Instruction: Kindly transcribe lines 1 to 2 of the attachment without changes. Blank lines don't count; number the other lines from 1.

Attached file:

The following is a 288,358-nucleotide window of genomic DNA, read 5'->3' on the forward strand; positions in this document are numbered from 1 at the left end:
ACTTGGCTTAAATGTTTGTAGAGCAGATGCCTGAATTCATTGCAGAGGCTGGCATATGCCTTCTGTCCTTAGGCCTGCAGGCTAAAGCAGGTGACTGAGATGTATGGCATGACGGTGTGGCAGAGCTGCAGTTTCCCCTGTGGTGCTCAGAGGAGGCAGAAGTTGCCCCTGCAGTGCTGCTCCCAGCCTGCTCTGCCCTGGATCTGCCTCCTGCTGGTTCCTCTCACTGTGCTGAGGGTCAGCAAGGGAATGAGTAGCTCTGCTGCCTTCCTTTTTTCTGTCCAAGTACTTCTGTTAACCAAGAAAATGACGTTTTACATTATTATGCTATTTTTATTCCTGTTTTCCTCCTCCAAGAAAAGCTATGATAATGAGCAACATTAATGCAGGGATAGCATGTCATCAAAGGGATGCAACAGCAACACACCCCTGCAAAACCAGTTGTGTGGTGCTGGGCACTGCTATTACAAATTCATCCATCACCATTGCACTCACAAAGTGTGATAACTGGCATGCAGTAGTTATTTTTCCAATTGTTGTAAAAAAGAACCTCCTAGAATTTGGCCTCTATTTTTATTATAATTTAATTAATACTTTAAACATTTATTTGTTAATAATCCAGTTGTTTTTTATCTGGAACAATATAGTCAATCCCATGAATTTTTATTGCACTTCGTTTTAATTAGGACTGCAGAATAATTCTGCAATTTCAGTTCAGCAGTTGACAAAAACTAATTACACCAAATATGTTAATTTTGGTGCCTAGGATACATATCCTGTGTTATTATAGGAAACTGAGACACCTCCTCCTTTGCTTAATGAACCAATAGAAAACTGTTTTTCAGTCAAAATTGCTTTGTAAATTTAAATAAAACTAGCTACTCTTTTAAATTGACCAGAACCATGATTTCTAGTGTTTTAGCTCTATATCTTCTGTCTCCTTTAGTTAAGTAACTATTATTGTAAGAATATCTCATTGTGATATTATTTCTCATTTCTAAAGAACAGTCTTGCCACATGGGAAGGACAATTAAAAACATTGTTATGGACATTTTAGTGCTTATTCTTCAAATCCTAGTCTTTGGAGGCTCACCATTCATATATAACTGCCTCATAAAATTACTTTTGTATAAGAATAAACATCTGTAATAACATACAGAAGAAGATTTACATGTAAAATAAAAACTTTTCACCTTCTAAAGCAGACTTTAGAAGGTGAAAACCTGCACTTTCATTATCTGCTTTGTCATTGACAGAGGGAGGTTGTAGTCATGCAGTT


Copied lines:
The following is a 288,358-nucleotide window of genomic DNA, read 5'->3' on the forward strand; positions in this document are numbered from 1 at the left end:
ACTTGGCTTAAATGTTTGTAGAGCAGATGCCTGAATTCATTGCAGAGGCTGGCATATGCCTTCTGTCCTTAGGCCTGCAGGCTAAAGCAGGTGACTGAGATGTATGGCATGACGGTGTGGCAGAGCTGCAGTTTCCCCTGTGGTGCTCAGAGGAGGCAGAAGTTGCCCCTGCAGTGCTGCTCCCAGCCTGCTCTGCCCTGGATCTGCCTCCTGCTGGTTCCTCTCACTGTGCTGAGGGTCAGCAAGGGAATGAGTAGCTCTGCTGCCTTCCTTTTTTCTGTCCAAGTACTTCTGTTAACCAAGAAAATGACGTTTTACATTATTATGCTATTTTTATTCCTGTTTTCCTCCTCCAAGAAAAGCTATGATAATGAGCAACATTAATGCAGGGATAGCATGTCATCAAAGGGATGCAACAGCAACACACCCCTGCAAAACCAGTTGTGTGGTGCTGGGCACTGCTATTACAAATTCATCCATCACCATTGCACTCACAAAGTGTGATAACTGGCATGCAGTAGTTATTTTTCCAATTGTTGTAAAAAAGAACCTCCTAGAATTTGGCCTCTATTTTTATTATAATTTAATTAATACTTTAAACATTTATTTGTTAATAATCCAGTTGTTTTTTATCTGGAACAATATAGTCAATCCCATGAATTTTTATTGCACTTCGTTTTAATTAGGACTGCAGAATAATTCTGCAATTTCAGTTCAGCAGTTGACAAAAACTAATTACACCAAATATGTTAATTTTGGTGCCTAGGATACATATCCTGTGTTATTATAGGAAACTGAGACACCTCCTCCTTTGCTTAATGAACCAATAGAAAACTGTTTTTCAGTCAAAATTGCTTTGTAAATTTAAATAAAACTAGCTACTCTTTTAAATTGACCAGAACCATGATTTCTAGTGTTTTAGCTCTATATCTTCTGTCTCCTTTAGTTAAGTAACTATTATTGTAAGAATATCTCATTGTGATATTATTTCTCATTTCTAAAGAACAGTCTTGCCACATGGGAAGGACAATTAAAAACATTGTTATGGACATTTTAGTGCTTATTCTTCAAATCCTAGTCTTTGGAGGCTCACCATTCATATATAACTGCCTCATAAAATTACTTTTGTATAAGAATAAACATCTGTAATAACATACAGAAGAAGATTTACATGTAAAATAAAAACTTTTCACCTTCTAAAGCAGACTTTAGAAGGTGAAAACCTGCACTTTCATTATCTGCTTTGTCATTGACAGAGGGAGGTTGTAGTCATGCAGTT